Reducing inventory, which Boeing did in April when it cut 737 Max production from 52 to 42 planes a month, also has a cost, since the company has already made investments and hiring decisions based on higher production numbers.
"Part of it is you don't want to lay off the men and women who make them because they're well trained. It's hard to replace them. It takes years to do that," Moore said.
Air Canada delays, suspends some seasonal routes
Nevertheless, some analysts and airlines have been bullish about the company's ability to weather this crisis and unload its backlog of jets once it's given the green light by the FAA.
"We expect Boeing to work through near-term issues with the 737 MAX," said J.P. Morgan aerospace industry analyst Seth M. Seifman in a research report that forecast the company's share price to rise from the roughly $369 it's trading at today to $430 by December.
In May, American Airlines CEO Doug Parker said he trusted there was an "absolute fix" for the software problem and would be sticking with the 737 Max if it passed FAA certification.
Admittedly, most airlines have few other options. Airbus, Boeing's main competitor, has a several-year backlog.
Air Canada had 24 Max planes in its fleet of 400 aircraft and 37 on order when the planes were grounded in March. The airline said it was operating 75 Boeing 737 Max flights daily before the grounding, carrying 9,000-12,000 passengers.
The 737 Max jets made up only about six per cent of 1,600 scheduled flights system-wide, but their absence has been felt. The airline has temporarily suspended or delayed some summer routes (full list here) and substituted aircraft on others.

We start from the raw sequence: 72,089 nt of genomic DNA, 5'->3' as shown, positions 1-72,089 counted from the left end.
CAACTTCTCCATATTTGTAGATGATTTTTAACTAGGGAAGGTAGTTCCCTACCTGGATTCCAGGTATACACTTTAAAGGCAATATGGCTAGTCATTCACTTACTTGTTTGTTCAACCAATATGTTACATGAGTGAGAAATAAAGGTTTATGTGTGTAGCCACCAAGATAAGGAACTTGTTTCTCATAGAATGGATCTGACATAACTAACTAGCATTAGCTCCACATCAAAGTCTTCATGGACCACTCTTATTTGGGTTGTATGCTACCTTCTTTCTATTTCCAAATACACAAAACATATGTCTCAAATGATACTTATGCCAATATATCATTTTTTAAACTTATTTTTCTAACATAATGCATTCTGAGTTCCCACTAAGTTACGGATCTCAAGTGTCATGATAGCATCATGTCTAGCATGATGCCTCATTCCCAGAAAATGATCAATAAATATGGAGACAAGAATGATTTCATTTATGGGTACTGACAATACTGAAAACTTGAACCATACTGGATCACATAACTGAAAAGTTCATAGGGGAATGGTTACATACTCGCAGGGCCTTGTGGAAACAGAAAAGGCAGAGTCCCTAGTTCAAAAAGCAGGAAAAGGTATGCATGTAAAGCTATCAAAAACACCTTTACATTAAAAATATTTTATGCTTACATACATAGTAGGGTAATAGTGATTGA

Regulators in the U.S., Europe, Canada and Brazil have agreed to co-ordinate the ungrounding the 737 Max when the time comes, Bloomberg reported last month.
China, which has the largest Max 8 fleet in a single country and was the first to ground the planes, could be the outlier, especially as there are currently politics at play in terms of its trade negotiations with the U.S.
Still, it will be hard for it to maintain that position for too long.
"China has 300 of these airplanes on order, and they desperately need them," said Boyd.
FAA under microscope
Boeing is not the only one that will have to work to restore its reputation in the wake of the airline disasters.
U.S. lawmakers are looking into whether the FAA's certification of the 737 Max was rigorous enough or whether it gave Boeing too much leeway.
"They (the FAA) need to be probed as to what they knew and what they should have known and what they should have done," said Paul Njoroge, who lost his three children, his wife and his mother-in-law when Ethiopian Airlines Flight 302 went down.
He and Michael Stumo, whose 24-year-old daughter, Samya, died on the same flight, testified before the U.S. House of Representatives subcommittee on aviation along with other expert witnesses Wednesday.
The scrutiny is warranted, says Moore.
"There's a considerable sense of disappointment — the FAA let us down."
Njoroge and Stumo also urged legislators to require pilots be trained on flight simulators, not an online course as has been the case in the past, before recertifying the plane, a cost that would likely have to be borne by Boeing, although not all experts agree it's needed.
Boeing said it's working with airlines and regulators to get the software update certified and a training program for pilots in place.
"We have taken a thorough and methodical approach to the development and testing of the update to ensure we get it right," the company said in a statement to CBC News.
Whether passengers believe that remains to be seen.
A recent survey of U.S. airline passengers by Atmosphere Research travel consultancy found that only one in five respondents said they would definitely fly on 737 Max in the first year once it was reinstated, and two in five would take a more inconvenient or expensive flight to avoid the plane.
With files from Reuters